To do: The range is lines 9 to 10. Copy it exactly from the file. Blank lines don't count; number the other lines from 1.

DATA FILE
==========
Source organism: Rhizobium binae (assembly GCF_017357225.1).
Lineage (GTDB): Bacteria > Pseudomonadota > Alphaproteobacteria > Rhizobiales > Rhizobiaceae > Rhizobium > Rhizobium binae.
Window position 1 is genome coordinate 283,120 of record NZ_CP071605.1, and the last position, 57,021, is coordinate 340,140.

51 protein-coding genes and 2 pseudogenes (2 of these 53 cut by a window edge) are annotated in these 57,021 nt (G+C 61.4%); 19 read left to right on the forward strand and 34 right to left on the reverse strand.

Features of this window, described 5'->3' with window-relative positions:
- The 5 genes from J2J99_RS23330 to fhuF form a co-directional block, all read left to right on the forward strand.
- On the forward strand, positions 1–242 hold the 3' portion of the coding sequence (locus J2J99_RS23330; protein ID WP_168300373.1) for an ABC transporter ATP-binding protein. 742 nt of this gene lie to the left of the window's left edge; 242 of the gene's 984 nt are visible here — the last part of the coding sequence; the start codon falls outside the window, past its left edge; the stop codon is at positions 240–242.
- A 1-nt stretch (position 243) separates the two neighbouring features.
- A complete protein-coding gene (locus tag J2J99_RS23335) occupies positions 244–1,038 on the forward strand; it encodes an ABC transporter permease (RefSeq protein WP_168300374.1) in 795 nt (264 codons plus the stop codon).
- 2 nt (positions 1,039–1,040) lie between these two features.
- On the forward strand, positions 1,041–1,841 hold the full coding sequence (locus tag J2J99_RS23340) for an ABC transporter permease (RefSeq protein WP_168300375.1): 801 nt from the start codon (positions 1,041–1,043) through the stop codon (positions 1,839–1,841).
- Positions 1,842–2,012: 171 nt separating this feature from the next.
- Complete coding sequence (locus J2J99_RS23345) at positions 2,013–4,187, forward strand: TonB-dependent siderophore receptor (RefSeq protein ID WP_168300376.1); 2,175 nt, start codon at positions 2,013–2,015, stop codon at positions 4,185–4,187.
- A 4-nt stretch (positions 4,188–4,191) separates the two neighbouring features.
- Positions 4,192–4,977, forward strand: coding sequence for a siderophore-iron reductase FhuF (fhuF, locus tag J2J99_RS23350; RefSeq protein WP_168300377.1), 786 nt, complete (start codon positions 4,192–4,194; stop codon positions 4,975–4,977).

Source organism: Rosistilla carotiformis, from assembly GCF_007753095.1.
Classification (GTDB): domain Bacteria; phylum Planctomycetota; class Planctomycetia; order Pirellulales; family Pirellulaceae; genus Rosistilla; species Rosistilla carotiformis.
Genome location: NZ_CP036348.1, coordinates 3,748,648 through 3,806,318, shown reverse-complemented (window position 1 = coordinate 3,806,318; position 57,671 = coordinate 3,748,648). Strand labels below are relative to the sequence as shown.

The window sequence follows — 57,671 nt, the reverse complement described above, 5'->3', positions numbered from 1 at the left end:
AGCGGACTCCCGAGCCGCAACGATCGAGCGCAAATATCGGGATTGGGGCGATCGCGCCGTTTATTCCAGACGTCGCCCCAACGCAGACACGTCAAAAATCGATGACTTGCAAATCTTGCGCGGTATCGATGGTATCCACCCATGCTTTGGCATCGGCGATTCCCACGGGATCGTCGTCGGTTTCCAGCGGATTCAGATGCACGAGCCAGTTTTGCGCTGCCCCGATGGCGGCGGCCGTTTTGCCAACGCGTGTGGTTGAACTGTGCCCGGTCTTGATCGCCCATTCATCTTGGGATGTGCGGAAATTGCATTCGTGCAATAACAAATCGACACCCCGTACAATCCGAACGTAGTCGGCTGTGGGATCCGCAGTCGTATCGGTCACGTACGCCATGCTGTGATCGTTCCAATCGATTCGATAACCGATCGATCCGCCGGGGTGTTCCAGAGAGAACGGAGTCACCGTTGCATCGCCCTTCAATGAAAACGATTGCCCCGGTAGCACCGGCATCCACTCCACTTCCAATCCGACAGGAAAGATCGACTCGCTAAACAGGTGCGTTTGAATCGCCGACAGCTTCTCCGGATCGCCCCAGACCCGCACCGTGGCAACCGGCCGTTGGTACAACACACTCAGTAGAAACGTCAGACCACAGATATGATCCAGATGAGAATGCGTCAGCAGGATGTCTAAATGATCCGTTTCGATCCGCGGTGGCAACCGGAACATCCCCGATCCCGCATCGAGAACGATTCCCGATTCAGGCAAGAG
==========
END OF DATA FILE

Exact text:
- A complete protein-coding gene (locus tag J2J99_RS23335) occupies positions 244–1,038 on the forward strand; it encodes an ABC transporter permease (RefSeq protein WP_168300374.1) in 795 nt (264 codons plus the stop codon).
- 2 nt (positions 1,039–1,040) lie between these two features.